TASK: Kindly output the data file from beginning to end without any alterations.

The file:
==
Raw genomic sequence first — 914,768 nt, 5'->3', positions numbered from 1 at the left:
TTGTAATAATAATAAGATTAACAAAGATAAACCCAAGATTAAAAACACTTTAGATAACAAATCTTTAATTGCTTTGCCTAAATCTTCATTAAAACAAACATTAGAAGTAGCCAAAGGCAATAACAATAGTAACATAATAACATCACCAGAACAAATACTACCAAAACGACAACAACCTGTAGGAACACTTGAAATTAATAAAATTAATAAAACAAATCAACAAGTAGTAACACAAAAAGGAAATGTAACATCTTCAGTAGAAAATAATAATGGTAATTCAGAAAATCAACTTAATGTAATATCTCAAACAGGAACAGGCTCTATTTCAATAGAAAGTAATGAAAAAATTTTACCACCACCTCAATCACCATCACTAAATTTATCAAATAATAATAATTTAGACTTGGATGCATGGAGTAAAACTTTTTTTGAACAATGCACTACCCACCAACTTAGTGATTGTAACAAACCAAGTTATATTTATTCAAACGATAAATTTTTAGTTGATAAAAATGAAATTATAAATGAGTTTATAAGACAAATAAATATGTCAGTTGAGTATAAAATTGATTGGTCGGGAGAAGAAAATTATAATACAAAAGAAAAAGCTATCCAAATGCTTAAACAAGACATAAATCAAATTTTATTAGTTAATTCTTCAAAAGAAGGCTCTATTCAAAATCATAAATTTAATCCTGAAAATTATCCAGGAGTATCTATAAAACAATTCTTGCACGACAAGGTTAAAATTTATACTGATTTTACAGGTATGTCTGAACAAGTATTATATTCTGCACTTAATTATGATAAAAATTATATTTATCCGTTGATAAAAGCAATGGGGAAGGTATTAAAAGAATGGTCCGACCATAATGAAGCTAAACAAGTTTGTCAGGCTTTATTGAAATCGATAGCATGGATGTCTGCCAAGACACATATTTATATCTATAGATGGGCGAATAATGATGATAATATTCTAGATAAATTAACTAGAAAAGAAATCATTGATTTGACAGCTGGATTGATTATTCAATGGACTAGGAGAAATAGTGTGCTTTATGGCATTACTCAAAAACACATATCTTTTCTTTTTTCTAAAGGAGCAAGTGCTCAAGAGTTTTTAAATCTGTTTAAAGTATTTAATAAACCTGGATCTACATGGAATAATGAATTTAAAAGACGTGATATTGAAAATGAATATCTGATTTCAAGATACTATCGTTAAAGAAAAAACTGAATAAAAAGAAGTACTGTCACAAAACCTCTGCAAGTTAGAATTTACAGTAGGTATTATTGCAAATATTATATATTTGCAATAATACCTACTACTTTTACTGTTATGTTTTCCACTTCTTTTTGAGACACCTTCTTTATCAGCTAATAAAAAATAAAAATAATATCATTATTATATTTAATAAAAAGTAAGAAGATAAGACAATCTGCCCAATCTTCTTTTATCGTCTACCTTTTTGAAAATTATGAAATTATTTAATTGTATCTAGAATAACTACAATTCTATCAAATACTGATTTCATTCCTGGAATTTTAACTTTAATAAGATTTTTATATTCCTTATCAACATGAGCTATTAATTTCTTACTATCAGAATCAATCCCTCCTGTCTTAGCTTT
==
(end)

Raw genomic sequence first — 914,768 nt, 5'->3', positions numbered from 1 at the left:
TTGTAATAATAATAAGATTAACAAAGATAAACCCAAGATTAAAAACACTTTAGATAACAAATCTTTAATTGCTTTGCCTAAATCTTCATTAAAACAAACATTAGAAGTAGCCAAAGGCAATAACAATAGTAACATAATAACATCACCAGAACAAATACTACCAAAACGACAACAACCTGTAGGAACACTTGAAATTAATAAAATTAATAAAACAAATCAACAAGTAGTAACACAAAAAGGAAATGTAACATCTTCAGTAGAAAATAATAATGGTAATTCAGAAAATCAACTTAATGTAATATCTCAAACAGGAACAGGCTCTATTTCAATAGAAAGTAATGAAAAAATTTTACCACCACCTCAATCACCATCACTAAATTTATCAAATAATAATAATTTAGACTTGGATGCATGGAGTAAAACTTTTTTTGAACAATGCACTACCCACCAACTTAGTGATTGTAACAAACCAAGTTATATTTATTCAAACGATAAATTTTTAGTTGATAAAAATGAAATTATAAATGAGTTTATAAGACAAATAAATATGTCAGTTGAGTATAAAATTGATTGGTCGGGAGAAGAAAATTATAATACAAAAGAAAAAGCTATCCAAATGCTTAAACAAGACATAAATCAAATTTTATTAGTTAATTCTTCAAAAGAAGGCTCTATTCAAAATCATAAATTTAATCCTGAAAATTATCCAGGAGTATCTATAAAACAATTCTTGCACGACAAGGTTAAAATTTATACTGATTTTACAGGTATGTCTGAACAAGTATTATATTCTGCACTTAATTATGATAAAAATTATATTTATCCGTTGATAAAAGCAATGGGGAAGGTATTAAAAGAATGGTCCGACCATAATGAAGCTAAACAAGTTTGTCAGGCTTTATTGAAATCGATAGCATGGATGTCTGCCAAGACACATATTTATATCTATAGATGGGCGAATAATGATGATAATATTCTAGATAAATTAACTAGAAAAGAAATCATTGATTTGACAGCTGGATTGATTATTCAATGGACTAGGAGAAATAGTGTGCTTTATGGCATTACTCAAAAACACATATCTTTTCTTTTTTCTAAAGGAGCAAGTGCTCAAGAGTTTTTAAATCTGTTTAAAGTATTTAATAAACCTGGATCTACATGGAATAATGAATTTAAAAGACGTGATATTGAAAATGAATATCTGATTTCAAGATACTATCGTTAAAGAAAAAACTGAATAAAAAGAAGTACTGTCACAAAACCTCTGCAAGTTAGAATTTACAGTAGGTATTATTGCAAATATTATATATTTGCAATAATACCTACTACTTTTACTGTTATGTTTTCCACTTCTTTTTGAGACACCTTCTTTATCAGCTAATAAAAAATAAAAATAATATCATTATTATATTTAATAAAAAGTAAGAAGATAAGACAATCTGCCCAATCTTCTTTTATCGTCTACCTTTTTGAAAATTATGAAATTATTTAATTGTATCTAGAATAACTACAATTCTATCAAATACTGATTTCATTCCTGGAATTTTAACTTTAATAAGATTTTTATATTCCTTATCAACATGAGCTATTAATTTCTTACTATCAGAATCAATCCCTCCTGTCTTAGCTTT